Moving Magnet is the most common type of phono cartridge, so many integrated amplifiers now feature a Moving Magnet phono stage and many manufacturers, such as Rega and Ortofon design and construct a wide range of MM cartridges with varying levels of quality. While every MM cartridge makes use of this fundamental construction, the way that this is implemented within a cartridge varies as do the materials used, allowing for differing qualities and a unique sound-signature depending on the brand and model.

Moving Magnet Cartridge Design

Moving Magnet Cartridge design. The Magnet sits between two coils at the end of the cantilever.

Moving Coil cartridges feature an inverted version of the Moving Magnet design. Instead of a magnet sitting on the end of the cantilever between two coils, the coils are attached the cantilever and a magnet is placed near them. Because space within the cartridge at this level is extremely limited, the coils are made from an exceptionally fine wire.

The coils tiny size results in a very low output. While Moving Magnet cartridges tend to offer a more relaxed, warmer sound, Moving Coils are known for offering a better level of detail and a wider stereofield than the Moving Magnet alternatives. Moving Coil Cartridges will often require an external phono-stage specific to their construction.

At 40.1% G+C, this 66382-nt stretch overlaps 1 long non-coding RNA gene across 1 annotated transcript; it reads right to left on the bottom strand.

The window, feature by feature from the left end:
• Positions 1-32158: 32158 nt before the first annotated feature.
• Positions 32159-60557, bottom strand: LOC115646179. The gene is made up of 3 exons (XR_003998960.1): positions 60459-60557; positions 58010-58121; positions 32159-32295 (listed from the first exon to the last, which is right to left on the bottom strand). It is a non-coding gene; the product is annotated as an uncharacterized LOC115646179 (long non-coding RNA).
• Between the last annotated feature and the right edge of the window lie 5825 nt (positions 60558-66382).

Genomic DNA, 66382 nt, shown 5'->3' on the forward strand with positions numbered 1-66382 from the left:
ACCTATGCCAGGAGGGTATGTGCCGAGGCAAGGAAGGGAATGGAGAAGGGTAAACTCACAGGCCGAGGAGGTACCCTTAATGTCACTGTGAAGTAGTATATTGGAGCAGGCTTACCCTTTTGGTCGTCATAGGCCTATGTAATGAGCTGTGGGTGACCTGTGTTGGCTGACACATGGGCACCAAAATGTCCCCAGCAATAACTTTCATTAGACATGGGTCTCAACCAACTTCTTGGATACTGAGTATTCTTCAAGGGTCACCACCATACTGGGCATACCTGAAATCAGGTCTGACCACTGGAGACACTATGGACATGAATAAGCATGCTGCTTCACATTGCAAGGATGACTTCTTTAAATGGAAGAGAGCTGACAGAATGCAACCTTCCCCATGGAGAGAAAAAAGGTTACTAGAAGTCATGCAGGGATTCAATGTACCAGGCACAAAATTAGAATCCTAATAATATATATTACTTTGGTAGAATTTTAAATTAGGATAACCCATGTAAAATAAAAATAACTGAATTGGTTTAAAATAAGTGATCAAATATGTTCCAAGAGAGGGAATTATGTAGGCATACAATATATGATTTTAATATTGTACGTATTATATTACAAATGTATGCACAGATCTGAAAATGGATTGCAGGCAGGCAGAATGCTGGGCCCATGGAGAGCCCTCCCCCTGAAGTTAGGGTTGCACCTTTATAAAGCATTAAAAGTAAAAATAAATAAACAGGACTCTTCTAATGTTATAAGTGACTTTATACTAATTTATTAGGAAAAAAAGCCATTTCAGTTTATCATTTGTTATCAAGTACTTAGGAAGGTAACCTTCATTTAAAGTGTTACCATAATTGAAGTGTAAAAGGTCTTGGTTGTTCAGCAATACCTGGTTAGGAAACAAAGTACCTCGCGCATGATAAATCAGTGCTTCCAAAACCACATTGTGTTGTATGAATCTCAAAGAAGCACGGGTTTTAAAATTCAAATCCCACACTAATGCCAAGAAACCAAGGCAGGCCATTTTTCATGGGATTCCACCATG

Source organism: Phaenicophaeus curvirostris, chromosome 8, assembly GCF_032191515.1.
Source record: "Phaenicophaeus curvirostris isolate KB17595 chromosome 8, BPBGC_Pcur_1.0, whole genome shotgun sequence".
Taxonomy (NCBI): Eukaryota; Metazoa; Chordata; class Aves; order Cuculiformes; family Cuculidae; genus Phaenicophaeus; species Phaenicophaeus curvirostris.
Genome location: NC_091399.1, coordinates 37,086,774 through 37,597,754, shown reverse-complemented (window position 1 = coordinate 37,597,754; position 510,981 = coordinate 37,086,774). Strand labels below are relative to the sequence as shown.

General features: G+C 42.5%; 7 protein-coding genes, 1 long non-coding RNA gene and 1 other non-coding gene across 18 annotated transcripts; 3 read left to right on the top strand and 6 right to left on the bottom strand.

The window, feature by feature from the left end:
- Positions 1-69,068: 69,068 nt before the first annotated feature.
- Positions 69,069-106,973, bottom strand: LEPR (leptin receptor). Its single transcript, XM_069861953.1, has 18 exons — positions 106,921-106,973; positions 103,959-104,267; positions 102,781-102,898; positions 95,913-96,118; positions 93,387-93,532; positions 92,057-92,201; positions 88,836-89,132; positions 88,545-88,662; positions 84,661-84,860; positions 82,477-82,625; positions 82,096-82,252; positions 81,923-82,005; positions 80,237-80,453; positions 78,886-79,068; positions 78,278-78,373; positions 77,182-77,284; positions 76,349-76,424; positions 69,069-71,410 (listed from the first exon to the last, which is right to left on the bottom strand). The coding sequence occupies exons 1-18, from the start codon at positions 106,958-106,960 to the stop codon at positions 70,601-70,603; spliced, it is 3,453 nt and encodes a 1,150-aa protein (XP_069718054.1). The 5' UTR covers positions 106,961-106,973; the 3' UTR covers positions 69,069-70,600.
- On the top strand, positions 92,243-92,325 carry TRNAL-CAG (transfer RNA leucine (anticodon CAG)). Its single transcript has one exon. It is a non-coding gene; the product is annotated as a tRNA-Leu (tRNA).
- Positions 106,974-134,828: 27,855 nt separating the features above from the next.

Moving Coil Cart

Moving Coil Cartridge design. Inverted to MM design, the coil is this time on the cantilever with a magnet located close-by.

 

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Ortofon Quintet Series Cartridges

Quintet

 

Ortofon are a Danish manufacturer of high quality phono cartridges, designed to get the very most out of your vinyl collection from a variety of price points. Ortofon cartridges, both Moving Magnet and Moving Coil configuration are commonly found supplied with high quality ProJect turntable models, but Ortofon cartridges sound exceptional with any compatible turntable

 

The Quintet Series is Ortofon’s range of quality Moving Coil cartridges and are the result of years of relentless product development, research and continued innovation. Each model within the Quintet series has its own specific sound style and signature, but all of them follow the same philosophy of outstanding performance and retain true to Ortofon’s commitment to refining the analogue domain to a superlative level.